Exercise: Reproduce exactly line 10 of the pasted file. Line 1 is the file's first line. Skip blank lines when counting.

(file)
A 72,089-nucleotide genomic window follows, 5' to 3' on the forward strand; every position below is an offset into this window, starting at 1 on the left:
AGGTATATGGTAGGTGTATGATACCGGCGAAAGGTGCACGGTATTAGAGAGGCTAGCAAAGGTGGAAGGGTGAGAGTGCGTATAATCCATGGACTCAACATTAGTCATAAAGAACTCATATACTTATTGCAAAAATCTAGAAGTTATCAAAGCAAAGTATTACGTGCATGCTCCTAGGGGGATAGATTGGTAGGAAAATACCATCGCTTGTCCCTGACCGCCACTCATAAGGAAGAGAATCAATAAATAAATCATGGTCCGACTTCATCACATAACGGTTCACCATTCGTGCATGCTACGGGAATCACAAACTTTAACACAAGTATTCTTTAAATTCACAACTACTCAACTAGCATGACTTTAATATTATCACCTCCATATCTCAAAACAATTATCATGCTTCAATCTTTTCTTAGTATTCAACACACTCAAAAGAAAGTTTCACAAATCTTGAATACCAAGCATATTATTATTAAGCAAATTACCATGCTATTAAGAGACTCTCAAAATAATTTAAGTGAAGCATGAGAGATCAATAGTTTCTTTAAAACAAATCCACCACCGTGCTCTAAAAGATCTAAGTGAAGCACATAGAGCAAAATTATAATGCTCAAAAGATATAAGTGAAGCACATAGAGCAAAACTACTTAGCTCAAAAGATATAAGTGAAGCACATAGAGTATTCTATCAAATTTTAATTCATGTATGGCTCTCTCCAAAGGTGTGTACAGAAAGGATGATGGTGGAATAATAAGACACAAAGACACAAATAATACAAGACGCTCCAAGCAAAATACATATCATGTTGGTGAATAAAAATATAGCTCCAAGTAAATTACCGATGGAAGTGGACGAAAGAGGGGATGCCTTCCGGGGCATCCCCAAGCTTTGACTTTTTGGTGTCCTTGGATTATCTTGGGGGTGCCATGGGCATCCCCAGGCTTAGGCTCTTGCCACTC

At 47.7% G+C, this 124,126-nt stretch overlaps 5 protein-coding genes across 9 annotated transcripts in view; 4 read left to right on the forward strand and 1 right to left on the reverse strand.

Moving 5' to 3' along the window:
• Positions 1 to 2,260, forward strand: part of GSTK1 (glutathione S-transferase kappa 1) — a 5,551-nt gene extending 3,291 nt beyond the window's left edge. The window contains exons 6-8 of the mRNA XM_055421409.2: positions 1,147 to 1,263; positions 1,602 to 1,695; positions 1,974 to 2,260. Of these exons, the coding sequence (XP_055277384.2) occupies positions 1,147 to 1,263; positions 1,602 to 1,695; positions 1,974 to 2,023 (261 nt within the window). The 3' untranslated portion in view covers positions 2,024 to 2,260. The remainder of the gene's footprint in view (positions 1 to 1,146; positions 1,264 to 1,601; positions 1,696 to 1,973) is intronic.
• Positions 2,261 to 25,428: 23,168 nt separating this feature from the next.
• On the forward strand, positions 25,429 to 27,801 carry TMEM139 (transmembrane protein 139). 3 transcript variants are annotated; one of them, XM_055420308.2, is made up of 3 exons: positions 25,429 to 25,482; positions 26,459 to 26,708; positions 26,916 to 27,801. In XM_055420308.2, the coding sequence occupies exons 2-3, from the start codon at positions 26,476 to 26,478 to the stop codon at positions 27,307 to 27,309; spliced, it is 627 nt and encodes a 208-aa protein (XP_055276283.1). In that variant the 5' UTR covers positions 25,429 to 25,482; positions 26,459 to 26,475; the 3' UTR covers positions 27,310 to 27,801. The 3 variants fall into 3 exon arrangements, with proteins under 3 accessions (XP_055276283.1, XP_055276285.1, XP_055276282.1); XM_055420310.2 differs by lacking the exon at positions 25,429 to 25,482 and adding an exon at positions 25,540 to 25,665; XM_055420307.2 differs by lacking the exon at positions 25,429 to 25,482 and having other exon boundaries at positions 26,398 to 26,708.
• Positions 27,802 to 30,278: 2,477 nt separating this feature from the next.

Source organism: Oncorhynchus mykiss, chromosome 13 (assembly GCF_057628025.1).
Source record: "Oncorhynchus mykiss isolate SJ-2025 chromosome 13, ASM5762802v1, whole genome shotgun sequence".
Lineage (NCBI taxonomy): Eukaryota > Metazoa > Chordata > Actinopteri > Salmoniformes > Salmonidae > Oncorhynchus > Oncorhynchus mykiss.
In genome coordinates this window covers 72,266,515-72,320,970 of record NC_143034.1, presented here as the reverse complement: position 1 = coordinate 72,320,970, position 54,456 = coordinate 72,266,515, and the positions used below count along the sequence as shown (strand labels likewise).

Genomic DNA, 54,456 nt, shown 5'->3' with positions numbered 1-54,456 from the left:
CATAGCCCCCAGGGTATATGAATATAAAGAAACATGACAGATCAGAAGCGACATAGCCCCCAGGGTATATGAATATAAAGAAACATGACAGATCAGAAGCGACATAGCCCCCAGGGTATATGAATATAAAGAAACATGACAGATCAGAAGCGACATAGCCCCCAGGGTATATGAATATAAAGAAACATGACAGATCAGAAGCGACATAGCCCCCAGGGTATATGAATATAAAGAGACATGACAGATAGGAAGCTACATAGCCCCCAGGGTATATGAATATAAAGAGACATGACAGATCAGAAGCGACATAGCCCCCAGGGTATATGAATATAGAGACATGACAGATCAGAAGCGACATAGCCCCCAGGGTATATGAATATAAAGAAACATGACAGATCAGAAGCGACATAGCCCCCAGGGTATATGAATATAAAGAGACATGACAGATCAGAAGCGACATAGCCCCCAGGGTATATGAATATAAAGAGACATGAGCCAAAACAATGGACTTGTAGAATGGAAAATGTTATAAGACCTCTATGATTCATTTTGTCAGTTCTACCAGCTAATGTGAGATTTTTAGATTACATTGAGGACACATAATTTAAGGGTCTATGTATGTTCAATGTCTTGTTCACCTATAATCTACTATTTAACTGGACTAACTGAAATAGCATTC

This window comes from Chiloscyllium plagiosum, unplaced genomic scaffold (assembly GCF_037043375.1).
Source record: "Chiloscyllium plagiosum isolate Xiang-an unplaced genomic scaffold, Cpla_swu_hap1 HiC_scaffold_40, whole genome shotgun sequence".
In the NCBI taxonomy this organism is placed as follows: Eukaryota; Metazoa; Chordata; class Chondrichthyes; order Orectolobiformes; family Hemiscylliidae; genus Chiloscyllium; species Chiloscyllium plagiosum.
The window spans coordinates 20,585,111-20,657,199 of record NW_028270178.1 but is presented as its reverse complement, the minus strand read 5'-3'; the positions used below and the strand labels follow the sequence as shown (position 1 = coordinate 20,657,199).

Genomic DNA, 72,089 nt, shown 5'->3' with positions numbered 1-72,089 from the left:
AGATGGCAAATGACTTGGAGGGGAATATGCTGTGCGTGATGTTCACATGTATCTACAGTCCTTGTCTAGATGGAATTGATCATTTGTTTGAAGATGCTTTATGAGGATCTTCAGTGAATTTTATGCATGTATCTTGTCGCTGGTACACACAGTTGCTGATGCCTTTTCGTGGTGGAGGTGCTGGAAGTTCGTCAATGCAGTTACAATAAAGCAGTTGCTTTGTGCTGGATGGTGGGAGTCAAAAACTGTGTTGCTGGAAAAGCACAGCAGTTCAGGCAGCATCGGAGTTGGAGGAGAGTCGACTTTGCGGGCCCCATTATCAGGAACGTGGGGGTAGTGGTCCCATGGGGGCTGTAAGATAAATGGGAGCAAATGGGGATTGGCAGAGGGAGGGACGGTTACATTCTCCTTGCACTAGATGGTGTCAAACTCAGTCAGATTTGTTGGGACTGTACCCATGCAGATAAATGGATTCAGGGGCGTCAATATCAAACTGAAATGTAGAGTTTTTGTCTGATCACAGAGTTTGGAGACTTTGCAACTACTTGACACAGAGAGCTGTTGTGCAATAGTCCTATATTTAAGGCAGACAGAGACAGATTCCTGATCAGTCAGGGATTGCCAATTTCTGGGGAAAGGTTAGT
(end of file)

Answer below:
Source record: "Oncorhynchus mykiss isolate SJ-2025 chromosome 13, ASM5762802v1, whole genome shotgun sequence".